A Harlem Alliance

Underwood & Underwood/CORBIS
Abyssinian Baptist Church, 1923
The Abyssinian Baptist Church is world famous, a scheduled stop for scores of Sunday tour buses, but how many visitors are familiar with the hundred other long-established churches that dot the Harlem landscape?

Harlem Treasures: A Unique Guide to Our Neighborhood Treasures and Sights, a handbook published last spring, enlightens the tourists—and native New Yorkers—who come uptown for such cultural landmarks, directs the serious seeker to Harlem’s side-street architectural, spiritual, and culinary jewels, and entertains the armchair traveler with historical tidbits, some familiar and some not. Of course Duke Ellington ’73HON led the house band at the Cotton Club, but how many know it was opera impresario Oscar Hammerstein, grandfather of the Broadway librettist and lyricist, who built the Harlem Opera House, where on an amateur night in 1934, Ella Fitzgerald was discovered?

This compact, 114-page volume includes detailed maps, archival photos, a history of Harlem, and a guide to restaurants, museums, theaters, 91 community churches, and two mosques, as well as a code of behavior for visitors who go to services, where “dignity and celebration are the themes that underscore worship.” (Please do not walk across the altar, or remove the flowers there, and do join us for the whole service, not just the gospel music. Dispose of your used gum in trash containers, and kneel or stand along with the congregants. )

Funded by a grant from Habitat for Humanity, Harlem Treasures is the first product of Columbia’s Alliance for Community Enhancement (ACE), a nonprofit management lab run by students working toward their Master of Public Affairs degree in the School of International and Public Affairs (SIPA). A joint effort with Harlem Congregations for Community Improvement (HCCI), a far-reaching organization formed in 1986 to provide neighborhood economic development, housing, and social services as well as spiritual support, the guidebook draws on the expertise of Harlem ministers, members of their congregations, and neighborhood residents. The May 2003 Harlem Treasures publishing party was a gala gathering at the New York Public Library’s Schomburg Center for Research in Black Culture.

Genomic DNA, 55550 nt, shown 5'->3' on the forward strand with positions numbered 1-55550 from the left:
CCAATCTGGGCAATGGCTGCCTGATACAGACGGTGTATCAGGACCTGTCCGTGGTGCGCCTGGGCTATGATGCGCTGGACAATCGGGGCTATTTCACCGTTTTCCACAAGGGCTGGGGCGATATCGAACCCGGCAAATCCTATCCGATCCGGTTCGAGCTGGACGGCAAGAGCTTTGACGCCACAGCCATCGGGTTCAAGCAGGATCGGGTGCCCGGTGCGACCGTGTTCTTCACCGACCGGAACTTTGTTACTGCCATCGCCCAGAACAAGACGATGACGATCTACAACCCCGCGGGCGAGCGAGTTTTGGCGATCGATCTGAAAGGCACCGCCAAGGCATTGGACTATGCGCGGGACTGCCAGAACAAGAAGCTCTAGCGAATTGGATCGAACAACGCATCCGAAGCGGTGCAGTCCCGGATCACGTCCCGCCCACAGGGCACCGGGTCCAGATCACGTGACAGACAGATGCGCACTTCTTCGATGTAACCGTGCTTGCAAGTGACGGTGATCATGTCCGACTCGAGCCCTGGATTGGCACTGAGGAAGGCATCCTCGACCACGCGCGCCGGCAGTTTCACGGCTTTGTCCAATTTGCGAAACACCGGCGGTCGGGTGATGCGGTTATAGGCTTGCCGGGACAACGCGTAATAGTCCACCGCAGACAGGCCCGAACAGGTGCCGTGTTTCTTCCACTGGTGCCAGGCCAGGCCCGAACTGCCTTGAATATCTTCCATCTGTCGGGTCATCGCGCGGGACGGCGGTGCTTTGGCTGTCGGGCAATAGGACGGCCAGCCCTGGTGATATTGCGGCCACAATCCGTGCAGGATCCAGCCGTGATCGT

“The idea of ACE is to provide a forum in which students can learn about nonprofit management in a hands-on way, and to provide a new asset to the community that enlarges the quality and depth of knowledge about Harlem and its culture.” —David Maurrasse

Assistant Professor of Public Affairs David Maurrasse teaches the three-credit laboratory course at Columbia and is chairman of ACE’s board of directors. The sweeping view of West 125th Street and beyond from his 13th-floor office in the International Affairs Building often takes in red double-decker tour buses. ACE’s guidebook could not be more perfectly timed: In 2000, as Harlem Treasures notes, Harlem was the number one New York destination for European and Japanese visitors, outranking even the Statue of Liberty and the Empire State Building.

The Harlem Treasures project was launched under Maurrasse’s predecessor, Mark Gordon ’81CC ’82SIPA, a former deputy in the U.S. Department of Housing and Urban Development and now dean of the School of Law at the University of Detroit Mercy. Realizing that increasing numbers of students from SIPA’s MPA program were going into nonprofit jobs, Gordon says, “It struck me that a good way to prepare would be for them to run a non-profit themselves, while they were at Columbia.” He and Paula Wilson, associate professor of budgeting and public affairs at SIPA and acting director of the management and institutional analysis concentration in the MPA program, co-taught the first ACE lab, the purpose of which was to think through setting up a student-run nonprofit organization. Later, a subset of students from the original class drafted ACE’s incorporation papers, with Randolph Goodman, an adjunct professor of public affairs who teaches nonprofit law at SIPA.